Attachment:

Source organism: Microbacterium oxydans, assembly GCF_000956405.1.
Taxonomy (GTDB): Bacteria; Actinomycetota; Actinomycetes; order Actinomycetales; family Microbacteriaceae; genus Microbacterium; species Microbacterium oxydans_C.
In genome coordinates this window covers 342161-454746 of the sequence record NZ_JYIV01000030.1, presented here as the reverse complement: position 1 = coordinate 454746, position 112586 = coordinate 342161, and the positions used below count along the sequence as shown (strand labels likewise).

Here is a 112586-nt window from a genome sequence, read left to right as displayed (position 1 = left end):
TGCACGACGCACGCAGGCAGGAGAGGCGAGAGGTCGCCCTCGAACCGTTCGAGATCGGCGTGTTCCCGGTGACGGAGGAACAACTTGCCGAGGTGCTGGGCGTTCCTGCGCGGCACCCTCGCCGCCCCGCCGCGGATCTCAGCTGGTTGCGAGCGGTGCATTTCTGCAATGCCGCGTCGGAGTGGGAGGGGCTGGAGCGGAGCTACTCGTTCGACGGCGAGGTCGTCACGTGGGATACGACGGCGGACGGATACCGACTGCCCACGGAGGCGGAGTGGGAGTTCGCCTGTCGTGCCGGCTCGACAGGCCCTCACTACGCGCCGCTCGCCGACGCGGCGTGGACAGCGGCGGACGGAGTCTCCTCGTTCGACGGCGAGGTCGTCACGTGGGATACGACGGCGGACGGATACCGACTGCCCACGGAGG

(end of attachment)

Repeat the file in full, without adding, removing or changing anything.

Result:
Source organism: Microbacterium oxydans, assembly GCF_000956405.1.
Taxonomy (GTDB): Bacteria; Actinomycetota; Actinomycetes; order Actinomycetales; family Microbacteriaceae; genus Microbacterium; species Microbacterium oxydans_C.
In genome coordinates this window covers 342161-454746 of the sequence record NZ_JYIV01000030.1, presented here as the reverse complement: position 1 = coordinate 454746, position 112586 = coordinate 342161, and the positions used below count along the sequence as shown (strand labels likewise).

Here is a 112586-nt window from a genome sequence, read left to right as displayed (position 1 = left end):
TGCACGACGCACGCAGGCAGGAGAGGCGAGAGGTCGCCCTCGAACCGTTCGAGATCGGCGTGTTCCCGGTGACGGAGGAACAACTTGCCGAGGTGCTGGGCGTTCCTGCGCGGCACCCTCGCCGCCCCGCCGCGGATCTCAGCTGGTTGCGAGCGGTGCATTTCTGCAATGCCGCGTCGGAGTGGGAGGGGCTGGAGCGGAGCTACTCGTTCGACGGCGAGGTCGTCACGTGGGATACGACGGCGGACGGATACCGACTGCCCACGGAGGCGGAGTGGGAGTTCGCCTGTCGTGCCGGCTCGACAGGCCCTCACTACGCGCCGCTCGCCGACGCGGCGTGGACAGCGGCGGACGGAGTCTCCTCGTTCGACGGCGAGGTCGTCACGTGGGATACGACGGCGGACGGATACCGACTGCCCACGGAGG